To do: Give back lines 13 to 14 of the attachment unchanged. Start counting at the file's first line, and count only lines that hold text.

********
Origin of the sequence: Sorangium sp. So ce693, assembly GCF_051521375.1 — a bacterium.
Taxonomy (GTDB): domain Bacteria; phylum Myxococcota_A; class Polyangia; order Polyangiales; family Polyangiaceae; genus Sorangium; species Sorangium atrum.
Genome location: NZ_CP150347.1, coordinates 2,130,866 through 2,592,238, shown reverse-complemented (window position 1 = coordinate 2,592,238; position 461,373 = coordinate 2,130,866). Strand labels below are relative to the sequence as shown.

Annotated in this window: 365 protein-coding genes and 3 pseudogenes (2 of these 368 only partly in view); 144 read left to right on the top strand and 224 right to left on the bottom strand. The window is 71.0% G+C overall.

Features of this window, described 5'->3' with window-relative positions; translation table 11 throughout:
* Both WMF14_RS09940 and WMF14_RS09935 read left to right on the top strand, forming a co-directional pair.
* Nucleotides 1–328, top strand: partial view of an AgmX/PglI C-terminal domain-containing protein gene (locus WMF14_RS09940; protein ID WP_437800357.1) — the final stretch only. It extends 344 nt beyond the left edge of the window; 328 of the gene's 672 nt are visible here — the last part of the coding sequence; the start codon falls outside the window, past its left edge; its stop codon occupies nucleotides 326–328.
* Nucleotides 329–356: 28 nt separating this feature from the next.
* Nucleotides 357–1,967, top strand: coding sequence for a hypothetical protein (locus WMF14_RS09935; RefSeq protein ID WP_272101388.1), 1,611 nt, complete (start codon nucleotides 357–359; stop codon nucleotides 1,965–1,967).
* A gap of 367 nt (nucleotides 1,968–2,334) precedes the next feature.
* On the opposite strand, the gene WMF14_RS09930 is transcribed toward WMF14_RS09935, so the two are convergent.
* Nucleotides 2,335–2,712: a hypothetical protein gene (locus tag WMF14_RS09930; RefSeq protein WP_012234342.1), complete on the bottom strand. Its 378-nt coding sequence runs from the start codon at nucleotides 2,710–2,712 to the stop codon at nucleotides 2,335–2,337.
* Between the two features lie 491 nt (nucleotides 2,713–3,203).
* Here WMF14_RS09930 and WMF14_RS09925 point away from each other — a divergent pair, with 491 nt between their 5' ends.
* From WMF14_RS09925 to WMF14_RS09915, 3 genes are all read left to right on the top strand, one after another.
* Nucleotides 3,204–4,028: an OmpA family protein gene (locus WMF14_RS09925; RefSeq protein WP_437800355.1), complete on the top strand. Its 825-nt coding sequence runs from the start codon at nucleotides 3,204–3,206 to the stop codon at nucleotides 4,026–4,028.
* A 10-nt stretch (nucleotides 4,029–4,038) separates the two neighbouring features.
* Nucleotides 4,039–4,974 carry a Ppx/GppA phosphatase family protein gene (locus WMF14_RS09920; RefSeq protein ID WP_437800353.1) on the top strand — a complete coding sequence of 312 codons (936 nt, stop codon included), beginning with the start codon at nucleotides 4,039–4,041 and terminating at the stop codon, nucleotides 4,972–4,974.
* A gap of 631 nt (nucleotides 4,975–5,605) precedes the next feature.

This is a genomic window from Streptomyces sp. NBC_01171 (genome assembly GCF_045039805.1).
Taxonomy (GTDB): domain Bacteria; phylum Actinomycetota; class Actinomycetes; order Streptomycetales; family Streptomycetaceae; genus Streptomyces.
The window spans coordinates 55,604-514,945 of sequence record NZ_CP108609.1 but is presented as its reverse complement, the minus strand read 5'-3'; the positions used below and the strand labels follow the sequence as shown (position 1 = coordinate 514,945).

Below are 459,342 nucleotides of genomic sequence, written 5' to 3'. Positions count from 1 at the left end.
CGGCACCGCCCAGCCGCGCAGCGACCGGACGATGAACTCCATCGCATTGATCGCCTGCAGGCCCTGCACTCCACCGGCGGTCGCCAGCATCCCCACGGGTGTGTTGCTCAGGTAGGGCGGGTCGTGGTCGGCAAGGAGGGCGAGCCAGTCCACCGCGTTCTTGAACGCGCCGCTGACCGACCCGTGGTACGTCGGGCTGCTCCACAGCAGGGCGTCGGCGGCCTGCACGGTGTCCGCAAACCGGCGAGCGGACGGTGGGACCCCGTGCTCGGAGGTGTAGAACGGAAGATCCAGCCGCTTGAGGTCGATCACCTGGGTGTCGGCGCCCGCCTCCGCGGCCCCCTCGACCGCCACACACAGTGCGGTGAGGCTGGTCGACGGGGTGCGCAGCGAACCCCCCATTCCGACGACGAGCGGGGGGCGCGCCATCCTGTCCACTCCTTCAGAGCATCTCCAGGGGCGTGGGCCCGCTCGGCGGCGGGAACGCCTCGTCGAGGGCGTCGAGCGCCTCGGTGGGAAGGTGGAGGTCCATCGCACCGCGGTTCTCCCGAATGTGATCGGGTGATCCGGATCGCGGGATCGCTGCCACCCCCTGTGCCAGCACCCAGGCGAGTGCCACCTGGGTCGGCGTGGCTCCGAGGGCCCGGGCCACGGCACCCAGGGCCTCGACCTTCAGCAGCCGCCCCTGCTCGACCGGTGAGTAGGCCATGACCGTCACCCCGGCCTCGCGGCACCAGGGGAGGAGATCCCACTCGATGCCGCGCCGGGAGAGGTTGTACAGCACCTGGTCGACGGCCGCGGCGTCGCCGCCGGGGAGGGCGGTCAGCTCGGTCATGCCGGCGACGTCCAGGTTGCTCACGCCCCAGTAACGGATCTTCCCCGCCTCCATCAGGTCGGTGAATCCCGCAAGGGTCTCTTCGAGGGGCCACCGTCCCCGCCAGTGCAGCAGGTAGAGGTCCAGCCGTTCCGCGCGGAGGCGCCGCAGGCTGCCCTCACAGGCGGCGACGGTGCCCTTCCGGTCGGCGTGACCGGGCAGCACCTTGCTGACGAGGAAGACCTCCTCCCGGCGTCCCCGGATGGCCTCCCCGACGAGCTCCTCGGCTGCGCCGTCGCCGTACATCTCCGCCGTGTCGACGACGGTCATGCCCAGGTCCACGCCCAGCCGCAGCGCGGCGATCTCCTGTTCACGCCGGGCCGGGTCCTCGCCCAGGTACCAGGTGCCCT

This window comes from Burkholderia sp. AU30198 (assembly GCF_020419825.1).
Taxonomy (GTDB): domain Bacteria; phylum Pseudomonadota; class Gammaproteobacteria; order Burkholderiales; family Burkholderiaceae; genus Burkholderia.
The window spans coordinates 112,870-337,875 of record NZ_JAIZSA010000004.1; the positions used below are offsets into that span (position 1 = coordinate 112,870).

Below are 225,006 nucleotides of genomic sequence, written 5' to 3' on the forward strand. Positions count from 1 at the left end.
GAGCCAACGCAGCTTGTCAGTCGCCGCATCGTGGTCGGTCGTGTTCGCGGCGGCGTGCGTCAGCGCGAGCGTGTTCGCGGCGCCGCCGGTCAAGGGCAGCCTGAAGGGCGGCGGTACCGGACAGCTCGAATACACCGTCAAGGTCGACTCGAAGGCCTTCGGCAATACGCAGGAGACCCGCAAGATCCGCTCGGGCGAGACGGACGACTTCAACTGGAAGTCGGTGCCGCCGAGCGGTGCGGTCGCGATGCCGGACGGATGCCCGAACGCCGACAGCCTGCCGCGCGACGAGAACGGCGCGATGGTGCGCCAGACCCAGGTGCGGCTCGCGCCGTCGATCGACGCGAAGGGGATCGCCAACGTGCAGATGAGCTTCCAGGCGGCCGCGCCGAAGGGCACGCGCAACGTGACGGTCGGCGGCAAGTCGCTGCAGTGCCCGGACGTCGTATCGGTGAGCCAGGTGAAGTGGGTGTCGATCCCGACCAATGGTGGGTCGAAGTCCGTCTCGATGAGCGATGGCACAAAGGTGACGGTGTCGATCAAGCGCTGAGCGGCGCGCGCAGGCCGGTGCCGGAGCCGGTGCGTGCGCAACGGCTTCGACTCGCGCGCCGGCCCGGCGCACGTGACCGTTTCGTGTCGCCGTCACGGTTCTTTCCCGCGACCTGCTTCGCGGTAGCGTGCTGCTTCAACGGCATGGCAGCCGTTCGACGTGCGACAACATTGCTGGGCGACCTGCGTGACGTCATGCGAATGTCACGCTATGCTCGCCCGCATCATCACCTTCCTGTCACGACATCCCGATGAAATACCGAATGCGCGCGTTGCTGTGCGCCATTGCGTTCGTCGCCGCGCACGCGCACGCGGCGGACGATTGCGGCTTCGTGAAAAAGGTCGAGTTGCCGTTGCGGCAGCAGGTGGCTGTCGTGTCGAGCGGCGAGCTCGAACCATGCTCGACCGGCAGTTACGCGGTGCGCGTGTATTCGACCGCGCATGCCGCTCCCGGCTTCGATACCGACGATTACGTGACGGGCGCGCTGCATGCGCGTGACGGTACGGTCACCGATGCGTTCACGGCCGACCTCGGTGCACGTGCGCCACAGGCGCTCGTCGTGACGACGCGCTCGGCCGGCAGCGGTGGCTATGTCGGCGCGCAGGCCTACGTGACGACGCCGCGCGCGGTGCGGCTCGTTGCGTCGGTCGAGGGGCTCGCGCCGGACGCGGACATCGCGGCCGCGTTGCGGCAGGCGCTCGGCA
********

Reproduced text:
* Between the two features lie 491 nt (nucleotides 2,713–3,203).
* Here WMF14_RS09930 and WMF14_RS09925 point away from each other — a divergent pair, with 491 nt between their 5' ends.